Today in publishing and literature: Paramount is suing to prevent the publication of the newest sequel to The Godfather, municipal bond market doomsayer Meredith Whitney lands a book deal, and former Grove Press owner Barney Rosset has died.
Paramount Pictures is going to the mattresses and seeking an injunction to prevent the July publication of The Family Corleone, the fourth print sequel to Mario Puzo's The Godfather. The studio insists it just wants to "protect the integrity and reputation of The Godfather trilogy" from an inferior (and unauthorized) sequel. Paramount had no such qualms when they were inflicting The Godfather Part III on audiences in 1990, but apparently they're more protective of the Corleone legacy these days, even though the new book has the approval of Puzo's literary estate and is based on an unfilmed screenplay written by the late author. [New York Daily News]
Barney Rosset, the founder of Grove Press who fought to publish the uncensored versions of Lady Chatterlay's Lover and The Tropic of Cancer, and provided a literary home for the likes of Malcolm X and Che Guevera, has died. He was 90. Rosset was the subject of a 2008 Newsweek profile by Louisa Thomas and is the subject of the documentary Obscene, which can be found streaming on Netflix. [Notebook]
Mark Kelly, astronaut and husband of Gabrielle Giffords, is writing a children's book called Mousetronaut. According to Kelly, the story of a mouse who goes to outer space and gets to be a hero was inspired by an incident on his first space shuttle flight, when one of the 18 mice that had been brought along for experiments appeared unaffected by the lack of gravity. "[The mouse] seemed comfortable through the whole mission, like he was enjoying it," recalls Kelly. That sounds unnerving and mildly terrifying, but the book promises to be fun and full of pictures. Simon & Schuster is publishing it, and it's slated to arrive in October. Washington attorney Robert Barnett negotiated the deal for Mousetronaut, just like he did for Gabby, the memoir Kelly co-wrote with Giffords. [AP]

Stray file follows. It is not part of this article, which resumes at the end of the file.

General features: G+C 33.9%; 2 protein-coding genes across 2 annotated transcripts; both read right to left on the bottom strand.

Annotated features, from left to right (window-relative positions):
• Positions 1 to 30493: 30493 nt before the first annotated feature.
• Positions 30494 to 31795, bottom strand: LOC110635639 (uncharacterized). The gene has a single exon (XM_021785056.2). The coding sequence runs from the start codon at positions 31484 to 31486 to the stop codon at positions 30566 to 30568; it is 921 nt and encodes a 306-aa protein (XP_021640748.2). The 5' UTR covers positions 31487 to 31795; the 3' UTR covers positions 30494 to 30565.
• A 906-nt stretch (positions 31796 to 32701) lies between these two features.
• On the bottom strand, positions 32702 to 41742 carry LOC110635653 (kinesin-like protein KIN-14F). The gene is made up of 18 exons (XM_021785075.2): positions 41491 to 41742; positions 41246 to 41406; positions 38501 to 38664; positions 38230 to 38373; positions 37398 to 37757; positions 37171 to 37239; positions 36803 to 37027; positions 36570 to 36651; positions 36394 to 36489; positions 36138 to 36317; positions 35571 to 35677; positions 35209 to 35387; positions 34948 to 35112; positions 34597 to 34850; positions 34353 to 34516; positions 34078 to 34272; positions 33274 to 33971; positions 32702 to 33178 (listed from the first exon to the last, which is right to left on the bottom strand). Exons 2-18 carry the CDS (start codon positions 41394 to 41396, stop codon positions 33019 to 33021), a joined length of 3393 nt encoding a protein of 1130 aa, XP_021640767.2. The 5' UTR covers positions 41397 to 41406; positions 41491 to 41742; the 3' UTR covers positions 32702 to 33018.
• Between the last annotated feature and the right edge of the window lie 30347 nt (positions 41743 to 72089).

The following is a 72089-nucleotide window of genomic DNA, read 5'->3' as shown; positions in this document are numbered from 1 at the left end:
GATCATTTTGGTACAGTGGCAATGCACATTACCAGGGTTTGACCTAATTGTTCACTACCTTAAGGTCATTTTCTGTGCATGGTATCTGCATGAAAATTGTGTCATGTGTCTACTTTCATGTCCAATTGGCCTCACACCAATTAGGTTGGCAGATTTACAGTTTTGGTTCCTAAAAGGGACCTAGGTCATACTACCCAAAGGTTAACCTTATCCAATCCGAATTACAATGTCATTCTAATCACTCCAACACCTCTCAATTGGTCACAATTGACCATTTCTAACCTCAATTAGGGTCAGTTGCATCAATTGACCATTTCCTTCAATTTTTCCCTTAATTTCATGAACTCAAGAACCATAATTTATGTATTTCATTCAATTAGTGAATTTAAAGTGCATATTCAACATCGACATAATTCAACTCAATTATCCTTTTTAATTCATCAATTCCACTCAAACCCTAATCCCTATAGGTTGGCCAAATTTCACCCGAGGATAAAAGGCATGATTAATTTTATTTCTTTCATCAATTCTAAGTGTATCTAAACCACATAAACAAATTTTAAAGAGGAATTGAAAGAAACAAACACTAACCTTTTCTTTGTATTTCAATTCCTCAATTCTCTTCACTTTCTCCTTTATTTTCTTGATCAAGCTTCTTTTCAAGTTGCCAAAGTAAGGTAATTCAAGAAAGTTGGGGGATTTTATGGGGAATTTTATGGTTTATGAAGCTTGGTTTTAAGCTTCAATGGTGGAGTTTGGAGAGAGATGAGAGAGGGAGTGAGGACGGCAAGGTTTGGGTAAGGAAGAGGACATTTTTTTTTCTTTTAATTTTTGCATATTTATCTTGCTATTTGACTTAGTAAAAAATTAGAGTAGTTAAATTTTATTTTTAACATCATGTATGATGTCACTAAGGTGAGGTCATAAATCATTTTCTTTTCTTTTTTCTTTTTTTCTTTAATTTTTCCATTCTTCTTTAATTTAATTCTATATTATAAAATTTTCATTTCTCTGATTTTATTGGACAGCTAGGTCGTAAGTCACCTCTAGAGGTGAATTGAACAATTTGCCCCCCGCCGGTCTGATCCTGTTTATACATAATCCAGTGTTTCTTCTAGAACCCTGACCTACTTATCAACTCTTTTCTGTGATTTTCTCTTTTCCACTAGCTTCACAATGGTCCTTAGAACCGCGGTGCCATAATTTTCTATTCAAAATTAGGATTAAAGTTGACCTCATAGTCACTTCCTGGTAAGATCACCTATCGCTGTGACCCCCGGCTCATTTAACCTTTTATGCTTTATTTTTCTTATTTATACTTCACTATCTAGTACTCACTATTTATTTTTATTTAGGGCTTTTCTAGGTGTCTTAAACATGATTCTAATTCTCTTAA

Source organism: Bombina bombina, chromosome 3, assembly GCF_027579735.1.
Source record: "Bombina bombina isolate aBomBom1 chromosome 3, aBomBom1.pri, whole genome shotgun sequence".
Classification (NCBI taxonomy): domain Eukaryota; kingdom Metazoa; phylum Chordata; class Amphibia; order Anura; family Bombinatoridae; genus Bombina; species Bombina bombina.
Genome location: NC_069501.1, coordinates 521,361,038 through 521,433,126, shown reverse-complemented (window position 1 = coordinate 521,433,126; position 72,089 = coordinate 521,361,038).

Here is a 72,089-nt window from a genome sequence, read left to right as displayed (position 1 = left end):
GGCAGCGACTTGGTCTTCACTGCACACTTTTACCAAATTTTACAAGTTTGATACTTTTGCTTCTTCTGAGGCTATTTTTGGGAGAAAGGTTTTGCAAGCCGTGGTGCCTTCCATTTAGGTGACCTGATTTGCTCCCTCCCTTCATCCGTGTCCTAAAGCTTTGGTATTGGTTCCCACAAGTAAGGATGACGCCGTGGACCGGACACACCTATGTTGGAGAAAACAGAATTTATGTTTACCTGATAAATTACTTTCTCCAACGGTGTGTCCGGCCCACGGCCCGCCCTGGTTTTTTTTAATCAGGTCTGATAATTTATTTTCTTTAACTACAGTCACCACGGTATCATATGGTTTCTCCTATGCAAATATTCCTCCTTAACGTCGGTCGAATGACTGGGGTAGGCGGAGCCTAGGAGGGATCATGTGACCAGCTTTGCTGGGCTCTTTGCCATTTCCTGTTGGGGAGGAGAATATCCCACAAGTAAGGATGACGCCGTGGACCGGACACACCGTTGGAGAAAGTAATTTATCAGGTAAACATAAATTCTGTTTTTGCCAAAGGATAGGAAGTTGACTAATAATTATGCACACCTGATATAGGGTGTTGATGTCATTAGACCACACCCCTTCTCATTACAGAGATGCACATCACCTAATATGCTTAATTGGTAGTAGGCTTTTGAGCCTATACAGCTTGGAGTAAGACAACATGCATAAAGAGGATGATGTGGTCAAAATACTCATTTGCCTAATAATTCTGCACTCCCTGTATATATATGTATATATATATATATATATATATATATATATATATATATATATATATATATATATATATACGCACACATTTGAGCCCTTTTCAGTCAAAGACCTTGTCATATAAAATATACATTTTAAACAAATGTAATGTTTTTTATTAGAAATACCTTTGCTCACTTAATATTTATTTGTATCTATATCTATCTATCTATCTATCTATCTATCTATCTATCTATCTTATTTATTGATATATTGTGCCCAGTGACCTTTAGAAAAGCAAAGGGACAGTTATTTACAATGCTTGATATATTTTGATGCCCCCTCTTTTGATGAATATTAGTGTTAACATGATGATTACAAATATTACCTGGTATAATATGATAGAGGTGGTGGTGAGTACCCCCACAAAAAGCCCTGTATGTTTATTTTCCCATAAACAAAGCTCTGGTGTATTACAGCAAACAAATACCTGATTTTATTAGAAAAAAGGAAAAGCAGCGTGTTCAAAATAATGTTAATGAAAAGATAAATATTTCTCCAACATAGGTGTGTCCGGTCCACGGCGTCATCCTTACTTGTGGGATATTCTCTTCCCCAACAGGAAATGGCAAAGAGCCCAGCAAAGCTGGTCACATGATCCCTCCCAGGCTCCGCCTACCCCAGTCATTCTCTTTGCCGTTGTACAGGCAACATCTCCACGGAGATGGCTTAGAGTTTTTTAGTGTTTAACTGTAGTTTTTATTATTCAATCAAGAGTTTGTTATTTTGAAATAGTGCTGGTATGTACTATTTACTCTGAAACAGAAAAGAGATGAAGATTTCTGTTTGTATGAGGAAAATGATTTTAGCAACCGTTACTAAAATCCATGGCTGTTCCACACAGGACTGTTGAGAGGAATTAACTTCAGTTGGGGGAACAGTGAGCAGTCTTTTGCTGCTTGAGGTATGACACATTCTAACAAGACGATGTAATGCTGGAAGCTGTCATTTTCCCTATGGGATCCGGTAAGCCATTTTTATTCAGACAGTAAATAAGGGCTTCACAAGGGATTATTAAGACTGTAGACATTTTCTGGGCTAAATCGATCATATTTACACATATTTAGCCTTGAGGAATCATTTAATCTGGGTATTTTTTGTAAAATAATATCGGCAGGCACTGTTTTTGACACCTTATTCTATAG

Meredith Whitney, the financial analyst whose report on Citigroup's head-scratching dividend payment program earned her a spot in The Atlantic's 2009 Brave Thinkers issue and made her persona non grata on Wall Street, has landed her first book deal. It will focus on municipal bond markets, which she predicted were on the verge of imploding in a 2010 interview with 60 Minutes. That hasn't exactly come to pass, but the book -- tentatively titled Downgraded -- is going to explore the reasons why cities are "in deeper trouble than is commonly realized," says publisher Penguin. The book is slated to arrive in November. It's unknown what kind of advance Whitney received, though the deal was brokered -- again -- by Robert Barnett. [Dealbook]
This article is from the archive of our partner The Wire.